Attention Readers: Find Us in Your Mailbox Soon
With the coronavirus stats going in the right direction, all of us at C&G Newspapers look forward to resuming publication of the St. Clair Shores Sentinel and Birmingham-Bloomfield Eagle on May 27th. All other C&G newspapers will begin publishing on June 10th (Advertiser-Times on June 24th). In the meantime, continue to find local news on our website and look for us on Facebook and Twitter.

Older-style chimneys not properly inspected pose fire hazard, say Troy fire officials

By: Terry Oparka | Troy Times | Published March 11, 2020

 Flames from this chimney fire at a home on Bristol Drive burn through an outside wall.

Flames from this chimney fire at a home on Bristol Drive burn through an outside wall.

Photo provided by the Troy Fire Department

 Firefighters opened the attic and surrounding walls to check for extension of the fire at a home on Bristol Drive Jan. 12.

Firefighters opened the attic and surrounding walls to check for extension of the fire at a home on Bristol Drive Jan. 12.

Photo provided by the Troy Fire Department

TROY — Fire and insurance investigators determined that the cause of a chimney fire at a home on Bristol Drive, near Wattles and Rochester roads, was debris not detected in a standard chimney inspection.

Firefighters were called to a two-story home on Bristol Drive just after 2:45 p.m. Jan. 12 on a report of a chimney fire.

According to a press release, the caller reported crackling in the walls and smoke filling the home.

The caller was told to evacuate and wait outside for the Fire Department, according to the release.

Firefighters arrived to find a fire; all occupants reportedly were out of the home.

Crews entered the home to extinguish the flames, prevent extension of the fire into the attic space and search the home to ensure all occupants were out, according to the release. Firefighters ventilated the smoke and opened the attic and surrounding walls to check for extension of the fire.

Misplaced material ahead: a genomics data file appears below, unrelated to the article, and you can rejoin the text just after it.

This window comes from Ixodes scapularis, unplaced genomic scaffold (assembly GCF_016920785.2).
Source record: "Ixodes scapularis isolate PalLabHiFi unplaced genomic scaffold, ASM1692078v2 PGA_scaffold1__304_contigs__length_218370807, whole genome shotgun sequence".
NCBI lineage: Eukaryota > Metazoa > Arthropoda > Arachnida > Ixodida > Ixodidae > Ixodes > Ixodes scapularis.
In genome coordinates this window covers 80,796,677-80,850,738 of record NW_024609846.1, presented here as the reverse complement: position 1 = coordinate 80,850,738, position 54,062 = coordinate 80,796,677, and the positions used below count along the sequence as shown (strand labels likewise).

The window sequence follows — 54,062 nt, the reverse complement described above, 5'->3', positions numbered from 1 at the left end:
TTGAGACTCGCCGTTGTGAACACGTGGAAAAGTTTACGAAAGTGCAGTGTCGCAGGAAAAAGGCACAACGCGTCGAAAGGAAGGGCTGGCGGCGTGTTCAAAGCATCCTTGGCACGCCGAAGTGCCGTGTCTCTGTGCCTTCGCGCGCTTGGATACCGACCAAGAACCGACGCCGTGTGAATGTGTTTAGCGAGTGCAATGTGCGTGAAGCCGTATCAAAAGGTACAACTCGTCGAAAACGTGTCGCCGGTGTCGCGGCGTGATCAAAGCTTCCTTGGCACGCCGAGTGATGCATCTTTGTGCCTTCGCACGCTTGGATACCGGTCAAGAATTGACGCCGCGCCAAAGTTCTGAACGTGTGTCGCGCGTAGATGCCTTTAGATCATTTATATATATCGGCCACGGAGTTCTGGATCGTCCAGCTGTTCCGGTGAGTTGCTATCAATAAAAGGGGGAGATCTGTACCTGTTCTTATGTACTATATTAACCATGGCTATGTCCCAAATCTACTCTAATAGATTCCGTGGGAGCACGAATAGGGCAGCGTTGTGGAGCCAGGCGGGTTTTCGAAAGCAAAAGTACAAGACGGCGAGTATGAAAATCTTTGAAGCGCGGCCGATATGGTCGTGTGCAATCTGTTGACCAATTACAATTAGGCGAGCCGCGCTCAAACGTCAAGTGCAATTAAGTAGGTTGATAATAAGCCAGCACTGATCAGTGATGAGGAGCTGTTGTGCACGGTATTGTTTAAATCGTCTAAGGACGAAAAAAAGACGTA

The flames exited the home at the second floor.

Quick action by firefighters prevented the fire from spreading, according to the release.

Assistant Fire Chief Peter Hullinger told C & G Newspapers that the family, who is not able to inhabit the home at this time, had the fireplace inspected four days before the fire.

“The inspection done was not able to see debris in the system,” he said.

In the press release, he said that the chimney was installed with a metal triple-wall chimney system back in the 1970s.

“This style of chimney is designed to allow air to flow between the two layers of pipe in order to cool the heat and gases flowing up through the inner flue of the chimney,” the release states.

“Over the years, debris such as bird nesting material and insulation may have gotten into one of the cooling pipes and prevented air from properly circulating, causing heat to build up. As a result, a fire started either within the pipe or in the wall or attic area.”

Hullinger said that in the 1990s, there were several fires in Troy that involved the Majestic brand metal double- and triple-wall chimneys in simulated brick exterior enclosures.

Hullinger said that the builder constructing the homes in the 1970s used this model in most of the homes involved in those fires. Homes in the Cypress Gardens, Lansdowne, Windmill Point and Tallman Drive subdivisions “have been identified as having homes with these types of chimney systems and have experienced fires from these same conditions,” the release states.

The Troy Fire Department warned residents with triple-wall metal chimneys not to use their fireplace until the chimney and cap can be inspected and thoroughly cleaned.

“If you have this type of chimney, we recommend that your chimney be properly disassembled, thoroughly cleaned and properly reassembled with adequate screening placed around the chimney cap. A simple cleaning and visual inspection is not adequate for this triple-wall chimney assembly.

“After inspecting several of these chimneys and talking with several chimney installers and cleaners, we have determined that it is unlikely that a cleaning and inspection that is done without completely dismantling the chimney and fire box will guarantee the air flow pipes around the flue are clear of debris. Converting the fireplace to gas logs is also not a guarantee that a fire would not start,” the release states.

Fire officials said that while they can’t recommend a specific chimney contractor to perform this type of work, they do suggest that residents look online for qualified chimney contractors that are licensed and insured, and that they explain the type of cleaning and inspection needed.

The company that carries the Majestic brand could not be reached for comment by press time.